Manco is a bounty killer chasing El Indio and his gang. During his hunting, he meets Col. Douglas Mortimer, another bounty killer, and they decide to make a partnership, chase the bad guys together and split the reward. During their enterprise, there will be lots of bullets and funny situations. In the end, one of the bounty hunters shows the real intention of his hunting.Written by
Claudio Carvalho, Rio de Janeiro, Brazil
Although much care was taken to disguise the locomotive as an "American" type, the European buffers are still visible on the front pilot. See more »
Tickets. Tickets, please. Tickets. Tickets. Thank you. Tickets.
Col. Douglas Mortimer:
Is this part of Tucumcari?
We should pass there in about 3 to 4 minutes.
Col. Douglas Mortimer:
Carpetbagger on Train:
Well, eh, excuse me, but you made a mistake, Reverend. I couldn't help hearing you're going to Tucumcari. I sell goods around here, and I gotta tell you, you're on the wrong train. I think the nearest stop to Tucumcari is Amarillo. By getting off at Santa Fe and returning by way of Amarillo, you should be able to get right where... you're....
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The title credits disappear as if being shot by a gun. See more »
The German theatrical version has been cut by 10 minutes for the original release. Although the movie has been redubbed in 1995, the cuts have been kept. The following material was removed:
Pre-credits sequence shortened
The intro text after the credits is removed (restored in the '95 redub),
The head shot closeup of Guy Calloway is removed.
Indio shoots multiple times into the guard room.
Wife and child of the traitor of Indio are shot by Indio's men; dueling scene between Indio and the traitor is shortened,
Beating up scene of Monco and Mortimer shortened,
When Mortimer's Sister commits suicide, the pan down to the bleeding wound is removed,
The scene in which Monco counts the bounty as wounded Groggy tries to shoot him and Monco kills him, thus "solving his arithmetics problem", is removed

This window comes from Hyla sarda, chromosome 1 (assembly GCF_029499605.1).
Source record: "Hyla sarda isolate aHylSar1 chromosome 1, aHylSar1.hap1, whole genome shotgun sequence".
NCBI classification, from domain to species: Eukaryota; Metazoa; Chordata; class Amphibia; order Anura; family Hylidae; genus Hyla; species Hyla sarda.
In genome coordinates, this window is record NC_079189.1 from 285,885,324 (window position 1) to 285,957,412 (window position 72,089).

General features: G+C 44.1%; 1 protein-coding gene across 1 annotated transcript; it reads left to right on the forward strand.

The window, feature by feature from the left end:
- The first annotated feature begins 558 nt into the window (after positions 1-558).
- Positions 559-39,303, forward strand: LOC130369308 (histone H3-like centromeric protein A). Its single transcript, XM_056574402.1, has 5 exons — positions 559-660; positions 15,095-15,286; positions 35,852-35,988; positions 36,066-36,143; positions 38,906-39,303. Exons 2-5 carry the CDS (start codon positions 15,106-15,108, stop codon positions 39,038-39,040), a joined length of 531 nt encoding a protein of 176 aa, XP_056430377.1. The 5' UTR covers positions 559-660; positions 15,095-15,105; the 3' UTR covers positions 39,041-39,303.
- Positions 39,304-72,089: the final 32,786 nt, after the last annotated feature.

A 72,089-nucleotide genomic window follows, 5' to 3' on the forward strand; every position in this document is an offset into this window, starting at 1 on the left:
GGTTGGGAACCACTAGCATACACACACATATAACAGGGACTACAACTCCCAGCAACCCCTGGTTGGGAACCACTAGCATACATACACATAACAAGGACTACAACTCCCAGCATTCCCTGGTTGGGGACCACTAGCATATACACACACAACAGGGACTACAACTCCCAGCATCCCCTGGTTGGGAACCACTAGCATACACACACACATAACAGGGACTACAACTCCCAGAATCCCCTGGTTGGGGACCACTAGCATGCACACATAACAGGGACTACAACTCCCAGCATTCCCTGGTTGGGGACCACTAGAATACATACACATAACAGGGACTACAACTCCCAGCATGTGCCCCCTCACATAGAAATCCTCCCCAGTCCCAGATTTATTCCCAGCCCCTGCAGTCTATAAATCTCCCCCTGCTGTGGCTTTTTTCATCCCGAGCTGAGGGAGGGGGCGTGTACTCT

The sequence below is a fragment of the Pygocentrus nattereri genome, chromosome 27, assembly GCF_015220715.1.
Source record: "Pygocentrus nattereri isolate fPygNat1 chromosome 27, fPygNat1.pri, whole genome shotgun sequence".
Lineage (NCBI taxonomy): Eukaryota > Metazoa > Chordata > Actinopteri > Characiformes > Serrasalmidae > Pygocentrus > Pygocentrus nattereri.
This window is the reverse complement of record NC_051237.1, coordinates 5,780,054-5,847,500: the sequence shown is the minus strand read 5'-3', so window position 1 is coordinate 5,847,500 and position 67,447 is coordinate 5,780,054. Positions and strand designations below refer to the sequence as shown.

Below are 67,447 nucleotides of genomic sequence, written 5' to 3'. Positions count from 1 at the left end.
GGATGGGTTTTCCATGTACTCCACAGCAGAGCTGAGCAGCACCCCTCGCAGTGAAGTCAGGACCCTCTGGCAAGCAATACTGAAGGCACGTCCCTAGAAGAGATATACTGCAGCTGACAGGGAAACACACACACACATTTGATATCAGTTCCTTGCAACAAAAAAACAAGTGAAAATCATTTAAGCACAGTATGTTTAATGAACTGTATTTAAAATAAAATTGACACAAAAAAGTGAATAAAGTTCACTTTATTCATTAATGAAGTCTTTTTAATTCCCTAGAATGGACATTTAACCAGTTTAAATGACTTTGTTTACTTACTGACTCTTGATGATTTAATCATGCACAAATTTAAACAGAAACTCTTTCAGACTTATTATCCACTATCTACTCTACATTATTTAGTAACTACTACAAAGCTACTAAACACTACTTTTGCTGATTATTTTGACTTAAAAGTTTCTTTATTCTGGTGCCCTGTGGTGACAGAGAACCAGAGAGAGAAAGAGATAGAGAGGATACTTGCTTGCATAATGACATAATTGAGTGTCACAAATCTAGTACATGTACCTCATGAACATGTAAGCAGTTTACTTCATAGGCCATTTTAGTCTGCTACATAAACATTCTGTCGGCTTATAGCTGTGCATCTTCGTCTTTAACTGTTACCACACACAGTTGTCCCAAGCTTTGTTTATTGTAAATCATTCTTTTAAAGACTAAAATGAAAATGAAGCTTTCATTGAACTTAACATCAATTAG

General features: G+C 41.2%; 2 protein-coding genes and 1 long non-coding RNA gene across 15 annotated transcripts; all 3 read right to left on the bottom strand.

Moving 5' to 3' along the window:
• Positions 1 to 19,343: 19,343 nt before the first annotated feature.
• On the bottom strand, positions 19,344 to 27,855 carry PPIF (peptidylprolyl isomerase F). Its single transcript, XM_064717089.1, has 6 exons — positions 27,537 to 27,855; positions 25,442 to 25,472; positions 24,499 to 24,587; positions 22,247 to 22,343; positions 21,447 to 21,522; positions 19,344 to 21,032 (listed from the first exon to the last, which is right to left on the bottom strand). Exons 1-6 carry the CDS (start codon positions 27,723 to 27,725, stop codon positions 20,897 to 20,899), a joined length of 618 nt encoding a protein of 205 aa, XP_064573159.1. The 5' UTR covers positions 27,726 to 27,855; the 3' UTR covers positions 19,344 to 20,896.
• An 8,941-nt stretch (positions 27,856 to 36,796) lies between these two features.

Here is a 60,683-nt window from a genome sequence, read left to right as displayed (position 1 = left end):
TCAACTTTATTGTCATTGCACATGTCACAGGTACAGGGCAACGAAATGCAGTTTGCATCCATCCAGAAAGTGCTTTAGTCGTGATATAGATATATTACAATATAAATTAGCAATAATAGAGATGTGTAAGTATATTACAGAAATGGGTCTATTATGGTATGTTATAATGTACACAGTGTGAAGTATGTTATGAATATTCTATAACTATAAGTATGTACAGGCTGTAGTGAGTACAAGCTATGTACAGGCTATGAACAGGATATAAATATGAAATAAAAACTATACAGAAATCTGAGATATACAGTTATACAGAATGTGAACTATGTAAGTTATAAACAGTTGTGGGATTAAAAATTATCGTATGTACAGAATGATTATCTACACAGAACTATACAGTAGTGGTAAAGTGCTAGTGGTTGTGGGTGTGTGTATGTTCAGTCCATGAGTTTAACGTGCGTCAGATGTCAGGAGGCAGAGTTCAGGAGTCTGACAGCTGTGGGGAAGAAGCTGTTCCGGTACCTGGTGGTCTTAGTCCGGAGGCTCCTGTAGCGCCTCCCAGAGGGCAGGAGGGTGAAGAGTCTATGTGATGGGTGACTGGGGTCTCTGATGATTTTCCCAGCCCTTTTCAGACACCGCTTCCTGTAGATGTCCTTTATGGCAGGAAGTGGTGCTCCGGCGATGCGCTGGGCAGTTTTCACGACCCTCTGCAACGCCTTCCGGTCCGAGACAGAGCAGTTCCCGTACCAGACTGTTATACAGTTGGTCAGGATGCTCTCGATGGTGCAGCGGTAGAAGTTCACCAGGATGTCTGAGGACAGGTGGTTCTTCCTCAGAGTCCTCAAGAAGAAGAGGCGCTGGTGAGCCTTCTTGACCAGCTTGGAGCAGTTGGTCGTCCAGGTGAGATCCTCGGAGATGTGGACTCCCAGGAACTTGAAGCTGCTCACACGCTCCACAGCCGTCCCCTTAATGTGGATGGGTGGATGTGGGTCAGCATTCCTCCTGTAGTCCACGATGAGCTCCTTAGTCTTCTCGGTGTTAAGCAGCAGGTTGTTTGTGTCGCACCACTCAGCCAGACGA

Exceptional performances by three heavyweight actors, Gian Maria Volonte and Lee Van Cleef - both of whom, it's a shame, did not have all that many more opportunities to shine in quality films after this one - and Clint Eastwood, along with taut direction, editing, cinematography and gripping and unique music (by the great Ennio Morricone), make this movie a real standout. (The music's almost a major character in this film, in fact.) Stylistically iconic, this Sergio Leone opus has an endlessly fascinating and spellbinding story that surprises to the end. Plus, we really come to like the co-heroes, Van Cleef and Eastwood - we want to befriend them and emulate them. Volonte was priceless as a demonic villain - his facial expressions rich with narcissism and a strange kind of violence-fueled euphoria no one else has ever matched in film history, for my money. Though he clashed with director Leone and purportedly did not like the Western genre, Volonte's performance rises above the film's genre and could be favorably compared to the best portrayed villains of other more mainstream movies. Volonte brought a realism to his character and an intensity you don't see in many films. But so did Van Cleef, whose work in this film is incredible. You'd have thought other movie makers would have rushed to cast Van Cleef in important roles after this film, but no. Very strange. Though some might question the wanton violence in this film, the truth is that the real wild west was even more violent and the violence often much more capricious and random. Like all great artistic works, this film never grows old for me. I am always drawn to watch it again and again for it is of such a depth and complexity that it only reveals more of itself with each viewing.
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